JOHNSON v. JOHNSON

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Supreme Court, Appellate Division, Second Department, New York.

Franca JOHNSON, Respondent, v. Walter Joseph JOHNSON, etc., Appellant.

Decided: March 24, 2003

DAVID S. RITTER, J.P., ANITA R. FLORIO, SONDRA MILLER and HOWARD MILLER, JJ. Lieberman & Lebovit, Yorktown, N.Y. (Mitchell P. Lieberman of counsel), for appellant.

In an action for a divorce and ancillary relief, the defendant appeals, as limited by his brief, from so much of an order of the Supreme Court, Westchester County (Spolzino, J.), entered April 12, 2002, as granted that branch of the plaintiff's motion which was to direct him to submit to certain testing for drugs and alcohol to the extent of directing him to submit to drug and alcohol testing upon the plaintiff's request, under the supervision of a court-appointed forensic evaluator.

ORDERED that the order is reversed insofar as appealed from, on the law, with costs, that branch of the motion which was to direct the defendant to submit to certain testing for drugs and alcohol is denied, and the matter is remitted to the Supreme Court, Westchester County, for a hearing on the issue of whether the defendant violated the provision of the parties' August 13, 2001, stipulation prohibiting him from using drugs and/or alcohol.

The parties entered into a stipulation resolving the custody and visitation issues regarding their child, which was “so-ordered” by the Supreme Court on August 13, 2001.   Among other things, the parties agreed that the defendant would not be under the influence of nonprescription drugs and/or alcohol at any time.   In January 2002, the plaintiff moved, inter alia, to suspend the defendant's unsupervised visitation and direct him to submit to certain testing for drugs and alcohol.   In her affidavit in support of the motion, the plaintiff recounted two then-recent episodes that gave her “reason to believe” the defendant had violated the drug/alcohol provision of the stipulation.   The defendant denied the allegations.

The Supreme Court granted that branch of the plaintiff's motion which was to direct him to submit to certain testing for drugs and alcohol to the extent of ordering the defendant to submit to testing upon the plaintiff's request, whenever she has “reason to believe” the defendant has used drugs and/or alcohol, to be performed under the supervision of the court-appointed forensic evaluator.   The court further provided that should the defendant test negative, the cost of the procedure would be borne by the plaintiff.   Should the defendant test positive, his visitation would be immediately suspended, to be resumed at such time as the defendant receives treatment, the court-appointed evaluator is “satisfied” that visitation is appropriate, and random drug and alcohol screens are negative.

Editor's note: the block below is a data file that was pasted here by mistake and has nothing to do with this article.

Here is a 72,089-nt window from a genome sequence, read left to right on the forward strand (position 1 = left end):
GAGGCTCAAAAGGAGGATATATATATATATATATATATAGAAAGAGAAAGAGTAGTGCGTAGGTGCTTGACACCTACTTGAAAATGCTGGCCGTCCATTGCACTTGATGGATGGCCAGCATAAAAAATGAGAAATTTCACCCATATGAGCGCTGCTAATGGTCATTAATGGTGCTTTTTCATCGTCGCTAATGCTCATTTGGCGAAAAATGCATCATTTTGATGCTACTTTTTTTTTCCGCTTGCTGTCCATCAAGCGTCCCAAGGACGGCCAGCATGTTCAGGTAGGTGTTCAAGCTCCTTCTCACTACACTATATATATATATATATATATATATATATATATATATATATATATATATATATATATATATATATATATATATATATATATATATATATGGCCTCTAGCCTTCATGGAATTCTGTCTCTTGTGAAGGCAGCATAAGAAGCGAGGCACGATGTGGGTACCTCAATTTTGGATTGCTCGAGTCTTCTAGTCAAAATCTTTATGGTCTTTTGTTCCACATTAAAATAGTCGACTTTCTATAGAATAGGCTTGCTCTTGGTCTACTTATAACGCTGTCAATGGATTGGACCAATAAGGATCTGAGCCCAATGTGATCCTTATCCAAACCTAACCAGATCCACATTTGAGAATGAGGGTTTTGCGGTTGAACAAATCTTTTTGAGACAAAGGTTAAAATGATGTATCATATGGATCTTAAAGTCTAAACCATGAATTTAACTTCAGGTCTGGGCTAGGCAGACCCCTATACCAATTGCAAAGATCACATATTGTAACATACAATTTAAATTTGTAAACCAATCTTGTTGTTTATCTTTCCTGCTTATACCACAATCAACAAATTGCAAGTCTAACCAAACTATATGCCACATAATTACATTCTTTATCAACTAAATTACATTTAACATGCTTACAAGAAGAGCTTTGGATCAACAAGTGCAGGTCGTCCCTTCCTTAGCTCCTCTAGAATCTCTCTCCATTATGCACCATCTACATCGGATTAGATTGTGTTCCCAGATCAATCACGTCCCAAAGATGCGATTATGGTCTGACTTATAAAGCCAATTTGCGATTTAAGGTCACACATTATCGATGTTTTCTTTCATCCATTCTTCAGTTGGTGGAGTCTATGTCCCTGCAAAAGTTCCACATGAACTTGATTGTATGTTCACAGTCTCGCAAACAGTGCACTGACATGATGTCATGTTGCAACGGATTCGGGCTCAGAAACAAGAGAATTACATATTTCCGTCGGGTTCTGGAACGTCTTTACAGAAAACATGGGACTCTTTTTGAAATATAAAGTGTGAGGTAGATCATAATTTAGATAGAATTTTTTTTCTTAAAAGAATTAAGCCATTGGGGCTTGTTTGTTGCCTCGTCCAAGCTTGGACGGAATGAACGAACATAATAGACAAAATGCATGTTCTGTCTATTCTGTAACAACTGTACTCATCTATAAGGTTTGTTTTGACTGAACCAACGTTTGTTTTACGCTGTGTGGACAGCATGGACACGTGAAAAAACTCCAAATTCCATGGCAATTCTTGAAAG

The Supreme Court improperly directed the defendant to submit to drug and alcohol testing, virtually at the whim of the plaintiff.   The defendant is given no opportunity to judicially challenge any direction by the plaintiff that he submit to such testing;  further, upon his failure to submit, his visitation is immediately suspended, once again with no prior opportunity to be heard.   Should the defendant lose his visitation under the terms of the order, the Supreme Court directed that a forensic evaluator determine when resumption of visitation would be appropriate.   Thus, the Supreme Court improperly delegated its authority to both the plaintiff and the forensic evaluator to determine the best interests of the child (see generally Matter of Rueckert v. Reilly, 282 A.D.2d 608, 609, 723 N.Y.S.2d 232;  Henrietta D. v. Jack K., 272 A.D.2d 995, 707 N.Y.S.2d 560;  Millett v. Millett, 270 A.D.2d 520, 522, 703 N.Y.S.2d 596).

However, since the parties dispute whether the defendant violated the drug/alcohol provision of the stipulation, we remit the matter to the Supreme Court for a hearing on that issue.

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